Tuesday, November 16, 2010

Things Your Landscaper Wishes You Knew:

Here are some intersting tidbits that the average homeowner doesn't realize about us landscapers...
  • Chances are, I love your dog and I’m more than happy to spend a couple minutes scratching his ears when I get there. But I hate pooper-scooping as much as you do. If you want me to do that, it’s going to cost extra, unless you’re my all-time favorite client.
  • The nicer you are to me on a regular basis the better deal you get. If we like you, we’re going to do our best for you and go out of our way to make sure you’re a happy customer. You want that Christmas tree hauled off? No problem. If you’re a terdball to me? Sure, we’ll take it. Next week. And charge you a disposal fee. You want that extra visit to blow your patio off before a party? If you’re nice: I’ll be there. If you’re a jerk: I’ll try to squeeze you in… oh, and next week we’re leaving 20 minutes early.
  • Best ways to earn points towards being the favorite client that gets impeccable service at the best price: 1. don’t treat me like ‘the help’. 2. offer me a cold beverage on a hot day or a hot beverage on a cold day. Or let me use that bathroom off the garage. Don’t: walk by like you don’t see me, laugh and say you wish YOU could work outside, (yeah? Oh, cause you think I’ve got an easy job? Spend a day in my boots and tell me if you still think so), and don’t give me orders that conflict with what your spouse says. I’m either listening to the one who signs the check, or the one who’s the nicest… depends on my mood.
  • Don’t just blow off the girls. Chances are we have a better eye for detail than the dudes who make up most of the landscape industry. And we’re better listeners to your concerns.
  • You get what you pay for. In this industry there’s always a dude in a rusty pickup truck that will charge you less than I will. He’s also probably not insured, doesn’t have proper licenses, and he probably got laid off in another industry and thought “hey, I have a lawnmower, I can do this.” What that means is he’s going to do a crappy job because he doesn’t know what he’s doing. It also means that I’m going to charge extra when you call me back because I’m going to have to fix everything that he messed up. Oh sure he can cut your grass, but he probably doesn’t even know what kind of grass it is. So how can he make sure it’s as green and lush as I kept if he doesn’t know what it needs?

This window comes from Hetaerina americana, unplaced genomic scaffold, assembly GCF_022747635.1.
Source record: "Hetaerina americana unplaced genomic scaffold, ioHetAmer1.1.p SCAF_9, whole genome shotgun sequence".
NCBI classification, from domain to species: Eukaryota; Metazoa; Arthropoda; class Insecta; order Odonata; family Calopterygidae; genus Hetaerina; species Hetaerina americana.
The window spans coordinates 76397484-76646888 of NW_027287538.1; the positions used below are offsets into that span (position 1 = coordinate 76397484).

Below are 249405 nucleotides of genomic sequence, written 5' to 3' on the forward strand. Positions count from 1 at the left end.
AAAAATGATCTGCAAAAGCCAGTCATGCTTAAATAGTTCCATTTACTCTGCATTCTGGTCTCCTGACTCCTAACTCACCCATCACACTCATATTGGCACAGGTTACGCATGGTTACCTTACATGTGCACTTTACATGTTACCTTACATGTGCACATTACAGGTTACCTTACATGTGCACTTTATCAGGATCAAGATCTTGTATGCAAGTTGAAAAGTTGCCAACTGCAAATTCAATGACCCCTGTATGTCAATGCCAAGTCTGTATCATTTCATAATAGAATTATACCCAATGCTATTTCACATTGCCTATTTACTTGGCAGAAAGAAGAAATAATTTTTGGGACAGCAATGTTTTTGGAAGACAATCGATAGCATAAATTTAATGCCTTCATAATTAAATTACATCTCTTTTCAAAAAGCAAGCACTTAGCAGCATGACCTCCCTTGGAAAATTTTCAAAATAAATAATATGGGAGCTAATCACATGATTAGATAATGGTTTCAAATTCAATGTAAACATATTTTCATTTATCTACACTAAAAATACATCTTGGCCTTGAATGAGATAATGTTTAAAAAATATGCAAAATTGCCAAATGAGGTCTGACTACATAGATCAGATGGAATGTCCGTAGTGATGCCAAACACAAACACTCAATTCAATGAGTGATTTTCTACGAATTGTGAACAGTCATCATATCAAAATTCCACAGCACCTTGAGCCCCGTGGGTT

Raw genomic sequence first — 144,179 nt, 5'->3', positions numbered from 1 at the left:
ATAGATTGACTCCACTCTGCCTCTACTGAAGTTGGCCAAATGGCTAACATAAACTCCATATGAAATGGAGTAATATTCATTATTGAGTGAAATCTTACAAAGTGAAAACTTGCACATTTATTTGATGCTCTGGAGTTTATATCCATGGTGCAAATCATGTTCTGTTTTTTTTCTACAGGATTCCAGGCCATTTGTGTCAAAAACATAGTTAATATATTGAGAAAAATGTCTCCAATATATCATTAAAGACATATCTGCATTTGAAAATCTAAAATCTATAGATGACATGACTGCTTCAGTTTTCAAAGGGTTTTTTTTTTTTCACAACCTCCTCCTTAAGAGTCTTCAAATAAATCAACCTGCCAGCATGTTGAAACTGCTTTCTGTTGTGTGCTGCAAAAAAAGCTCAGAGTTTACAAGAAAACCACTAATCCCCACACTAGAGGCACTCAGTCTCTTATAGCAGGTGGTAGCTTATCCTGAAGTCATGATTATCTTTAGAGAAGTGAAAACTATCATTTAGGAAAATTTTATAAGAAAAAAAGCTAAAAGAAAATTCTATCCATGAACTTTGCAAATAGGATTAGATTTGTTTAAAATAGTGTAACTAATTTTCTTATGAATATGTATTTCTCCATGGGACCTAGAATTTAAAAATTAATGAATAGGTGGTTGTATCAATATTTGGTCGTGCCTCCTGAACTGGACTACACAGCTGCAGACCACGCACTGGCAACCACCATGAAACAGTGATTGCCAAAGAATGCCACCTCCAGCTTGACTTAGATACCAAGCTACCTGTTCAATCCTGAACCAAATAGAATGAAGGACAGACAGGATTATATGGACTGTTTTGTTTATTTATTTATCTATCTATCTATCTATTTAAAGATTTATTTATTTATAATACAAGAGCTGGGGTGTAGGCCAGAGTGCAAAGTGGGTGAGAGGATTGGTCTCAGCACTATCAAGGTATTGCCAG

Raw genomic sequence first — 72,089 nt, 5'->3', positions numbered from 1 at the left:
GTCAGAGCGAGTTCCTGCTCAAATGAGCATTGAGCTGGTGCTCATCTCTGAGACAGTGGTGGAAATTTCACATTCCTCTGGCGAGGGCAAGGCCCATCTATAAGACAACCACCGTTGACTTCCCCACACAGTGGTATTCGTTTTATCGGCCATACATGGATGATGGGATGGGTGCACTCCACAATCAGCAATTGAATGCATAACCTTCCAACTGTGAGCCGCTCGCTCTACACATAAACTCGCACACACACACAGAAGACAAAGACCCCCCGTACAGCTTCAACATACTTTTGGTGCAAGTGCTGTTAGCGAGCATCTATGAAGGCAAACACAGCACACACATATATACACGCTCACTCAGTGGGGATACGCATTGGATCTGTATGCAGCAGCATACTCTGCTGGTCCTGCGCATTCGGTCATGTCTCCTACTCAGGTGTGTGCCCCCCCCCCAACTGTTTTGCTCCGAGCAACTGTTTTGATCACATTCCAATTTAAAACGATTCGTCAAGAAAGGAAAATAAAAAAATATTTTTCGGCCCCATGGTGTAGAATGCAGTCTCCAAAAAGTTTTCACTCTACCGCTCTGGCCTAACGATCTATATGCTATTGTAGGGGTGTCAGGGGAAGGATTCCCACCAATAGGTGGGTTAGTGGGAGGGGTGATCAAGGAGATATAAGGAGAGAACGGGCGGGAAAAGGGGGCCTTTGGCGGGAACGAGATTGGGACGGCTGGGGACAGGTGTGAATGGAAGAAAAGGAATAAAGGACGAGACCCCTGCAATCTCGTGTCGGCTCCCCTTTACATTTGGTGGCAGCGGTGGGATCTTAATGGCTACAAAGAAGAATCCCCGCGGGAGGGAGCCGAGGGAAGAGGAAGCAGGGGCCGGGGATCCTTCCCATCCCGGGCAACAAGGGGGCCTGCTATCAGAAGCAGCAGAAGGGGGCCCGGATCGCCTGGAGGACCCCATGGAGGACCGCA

• We don’t like spiders either.
  • We especially don’t like bees, so give us a heads up if you’ve noticed a hive since the last time we were there.
  • If you pick up the kids’ toys in the yard, we’ll have more time for getting work done. If I have to spend 20 minutes piling toys on the patio so I can mow the grass, that’s 20 minutes I didn’t spend on weeds. But hey, you paid for the time; you decide how I spend it…
  • If you have a dog that doesn’t like strangers or has a bad attitude, please keep him inside during our scheduled visit time. We don’t want to have to knock on the door every week to have you round him up. If you aren’t home and he’s in the back yard I’m not going back there. Mowing your grass isn’t worth being mauled by a dog, thanks anyway. Oh, and please check to make sure we’re gone before you let him out. There’s nothing like being trapped in a back yard with an aggressive dog….
  • There are trade organizations, like MALTA in Atlanta, that I could be a member of. In theory: the more of these that I belong to the better my reputation and the more I’m held accountable by my peers. So I should be a safer bet than someone who doesn’t choose to interact with the industry in this way. But there are exceptions to every rule: I may also try to keep my overhead lower by avoiding membership dues to things like this.
Knowing these facts can help you build a more productive working relationship with the people who tend your landscape.  Think that it's not important?  Do you know that good landscaping can increase the value of your home by 15%?  You spent a lot of money for that landsaping whether it was there when you bought the place or not. Don't you want to know what those folks are doing to protect that investment?  I know if I had people walking around my house, working in my yard once a week, I'd want good communication and no ill will between us. But maybe that's just me...

Jessica Watters, GCLP                      Horticulture Technician, Chattahoochee Technical College

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